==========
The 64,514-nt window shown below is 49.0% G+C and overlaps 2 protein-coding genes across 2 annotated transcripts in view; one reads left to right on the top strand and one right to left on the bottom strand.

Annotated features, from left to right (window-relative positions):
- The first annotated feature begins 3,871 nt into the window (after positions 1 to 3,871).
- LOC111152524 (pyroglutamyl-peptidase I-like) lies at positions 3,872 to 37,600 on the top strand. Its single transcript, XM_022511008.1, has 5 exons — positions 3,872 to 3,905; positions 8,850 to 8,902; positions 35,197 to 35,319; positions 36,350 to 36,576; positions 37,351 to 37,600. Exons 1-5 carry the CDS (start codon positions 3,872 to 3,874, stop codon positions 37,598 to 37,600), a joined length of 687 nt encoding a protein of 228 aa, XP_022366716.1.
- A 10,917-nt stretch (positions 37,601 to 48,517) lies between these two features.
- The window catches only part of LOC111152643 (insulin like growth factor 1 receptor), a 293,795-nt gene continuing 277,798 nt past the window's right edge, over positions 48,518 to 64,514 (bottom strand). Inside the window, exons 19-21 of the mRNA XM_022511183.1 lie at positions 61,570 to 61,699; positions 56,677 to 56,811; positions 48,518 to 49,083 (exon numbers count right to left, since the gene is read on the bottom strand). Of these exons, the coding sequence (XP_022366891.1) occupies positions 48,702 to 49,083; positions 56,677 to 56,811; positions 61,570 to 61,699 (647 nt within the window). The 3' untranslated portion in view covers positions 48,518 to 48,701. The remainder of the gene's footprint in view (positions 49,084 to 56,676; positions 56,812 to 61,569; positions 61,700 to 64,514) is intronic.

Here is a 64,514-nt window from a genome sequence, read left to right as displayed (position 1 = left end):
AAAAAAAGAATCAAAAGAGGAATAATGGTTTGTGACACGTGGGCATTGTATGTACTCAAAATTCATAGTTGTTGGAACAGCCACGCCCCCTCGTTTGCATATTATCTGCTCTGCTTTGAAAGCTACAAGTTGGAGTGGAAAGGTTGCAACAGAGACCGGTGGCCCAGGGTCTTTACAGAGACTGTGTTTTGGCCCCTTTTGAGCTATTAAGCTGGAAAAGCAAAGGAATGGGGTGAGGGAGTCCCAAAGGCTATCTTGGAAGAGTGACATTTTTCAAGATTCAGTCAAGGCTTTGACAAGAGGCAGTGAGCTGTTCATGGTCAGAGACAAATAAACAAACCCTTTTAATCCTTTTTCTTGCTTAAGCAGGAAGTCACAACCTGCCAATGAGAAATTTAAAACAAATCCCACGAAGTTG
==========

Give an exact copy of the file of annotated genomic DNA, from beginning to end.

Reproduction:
The 64,514-nt window shown below is 49.0% G+C and overlaps 2 protein-coding genes across 2 annotated transcripts in view; one reads left to right on the top strand and one right to left on the bottom strand.

Annotated features, from left to right (window-relative positions):
- The first annotated feature begins 3,871 nt into the window (after positions 1 to 3,871).
- LOC111152524 (pyroglutamyl-peptidase I-like) lies at positions 3,872 to 37,600 on the top strand. Its single transcript, XM_022511008.1, has 5 exons — positions 3,872 to 3,905; positions 8,850 to 8,902; positions 35,197 to 35,319; positions 36,350 to 36,576; positions 37,351 to 37,600. Exons 1-5 carry the CDS (start codon positions 3,872 to 3,874, stop codon positions 37,598 to 37,600), a joined length of 687 nt encoding a protein of 228 aa, XP_022366716.1.
- A 10,917-nt stretch (positions 37,601 to 48,517) lies between these two features.
- The window catches only part of LOC111152643 (insulin like growth factor 1 receptor), a 293,795-nt gene continuing 277,798 nt past the window's right edge, over positions 48,518 to 64,514 (bottom strand). Inside the window, exons 19-21 of the mRNA XM_022511183.1 lie at positions 61,570 to 61,699; positions 56,677 to 56,811; positions 48,518 to 49,083 (exon numbers count right to left, since the gene is read on the bottom strand). Of these exons, the coding sequence (XP_022366891.1) occupies positions 48,702 to 49,083; positions 56,677 to 56,811; positions 61,570 to 61,699 (647 nt within the window). The 3' untranslated portion in view covers positions 48,518 to 48,701. The remainder of the gene's footprint in view (positions 49,084 to 56,676; positions 56,812 to 61,569; positions 61,700 to 64,514) is intronic.

Here is a 64,514-nt window from a genome sequence, read left to right as displayed (position 1 = left end):
AAAAAAAGAATCAAAAGAGGAATAATGGTTTGTGACACGTGGGCATTGTATGTACTCAAAATTCATAGTTGTTGGAACAGCCACGCCCCCTCGTTTGCATATTATCTGCTCTGCTTTGAAAGCTACAAGTTGGAGTGGAAAGGTTGCAACAGAGACCGGTGGCCCAGGGTCTTTACAGAGACTGTGTTTTGGCCCCTTTTGAGCTATTAAGCTGGAAAAGCAAAGGAATGGGGTGAGGGAGTCCCAAAGGCTATCTTGGAAGAGTGACATTTTTCAAGATTCAGTCAAGGCTTTGACAAGAGGCAGTGAGCTGTTCATGGTCAGAGACAAATAAACAAACCCTTTTAATCCTTTTTCTTGCTTAAGCAGGAAGTCACAACCTGCCAATGAGAAATTTAAAACAAATCCCACGAAGTTG